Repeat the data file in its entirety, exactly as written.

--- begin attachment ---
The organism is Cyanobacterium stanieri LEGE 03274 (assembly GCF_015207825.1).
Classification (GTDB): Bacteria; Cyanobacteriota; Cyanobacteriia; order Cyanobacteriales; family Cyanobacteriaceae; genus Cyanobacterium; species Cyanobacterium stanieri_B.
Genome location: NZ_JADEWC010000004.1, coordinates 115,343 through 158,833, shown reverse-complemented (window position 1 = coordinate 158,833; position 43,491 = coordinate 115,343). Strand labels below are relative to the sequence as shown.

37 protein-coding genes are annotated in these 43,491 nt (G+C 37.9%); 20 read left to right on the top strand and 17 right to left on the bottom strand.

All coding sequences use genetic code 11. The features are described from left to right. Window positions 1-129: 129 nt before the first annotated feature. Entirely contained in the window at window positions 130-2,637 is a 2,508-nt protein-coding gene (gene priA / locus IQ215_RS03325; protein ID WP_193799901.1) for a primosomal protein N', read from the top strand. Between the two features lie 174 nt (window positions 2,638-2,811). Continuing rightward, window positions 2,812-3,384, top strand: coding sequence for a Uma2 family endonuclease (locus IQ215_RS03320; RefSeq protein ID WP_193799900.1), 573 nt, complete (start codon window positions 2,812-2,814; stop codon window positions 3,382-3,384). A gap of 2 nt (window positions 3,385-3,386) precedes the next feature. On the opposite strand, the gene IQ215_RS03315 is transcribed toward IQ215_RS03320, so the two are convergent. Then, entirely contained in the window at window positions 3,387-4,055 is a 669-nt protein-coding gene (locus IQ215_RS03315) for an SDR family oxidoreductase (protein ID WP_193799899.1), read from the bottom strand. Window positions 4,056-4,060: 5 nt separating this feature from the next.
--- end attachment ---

The organism is Cyanobacterium stanieri LEGE 03274 (assembly GCF_015207825.1).
Classification (GTDB): Bacteria; Cyanobacteriota; Cyanobacteriia; order Cyanobacteriales; family Cyanobacteriaceae; genus Cyanobacterium; species Cyanobacterium stanieri_B.
Genome location: NZ_JADEWC010000004.1, coordinates 115,343 through 158,833, shown reverse-complemented (window position 1 = coordinate 158,833; position 43,491 = coordinate 115,343). Strand labels below are relative to the sequence as shown.

37 protein-coding genes are annotated in these 43,491 nt (G+C 37.9%); 20 read left to right on the top strand and 17 right to left on the bottom strand.

All coding sequences use genetic code 11. The features are described from left to right. Window positions 1-129: 129 nt before the first annotated feature. Entirely contained in the window at window positions 130-2,637 is a 2,508-nt protein-coding gene (gene priA / locus IQ215_RS03325; protein ID WP_193799901.1) for a primosomal protein N', read from the top strand. Between the two features lie 174 nt (window positions 2,638-2,811). Continuing rightward, window positions 2,812-3,384, top strand: coding sequence for a Uma2 family endonuclease (locus IQ215_RS03320; RefSeq protein ID WP_193799900.1), 573 nt, complete (start codon window positions 2,812-2,814; stop codon window positions 3,382-3,384). A gap of 2 nt (window positions 3,385-3,386) precedes the next feature. On the opposite strand, the gene IQ215_RS03315 is transcribed toward IQ215_RS03320, so the two are convergent. Then, entirely contained in the window at window positions 3,387-4,055 is a 669-nt protein-coding gene (locus IQ215_RS03315) for an SDR family oxidoreductase (protein ID WP_193799899.1), read from the bottom strand. Window positions 4,056-4,060: 5 nt separating this feature from the next.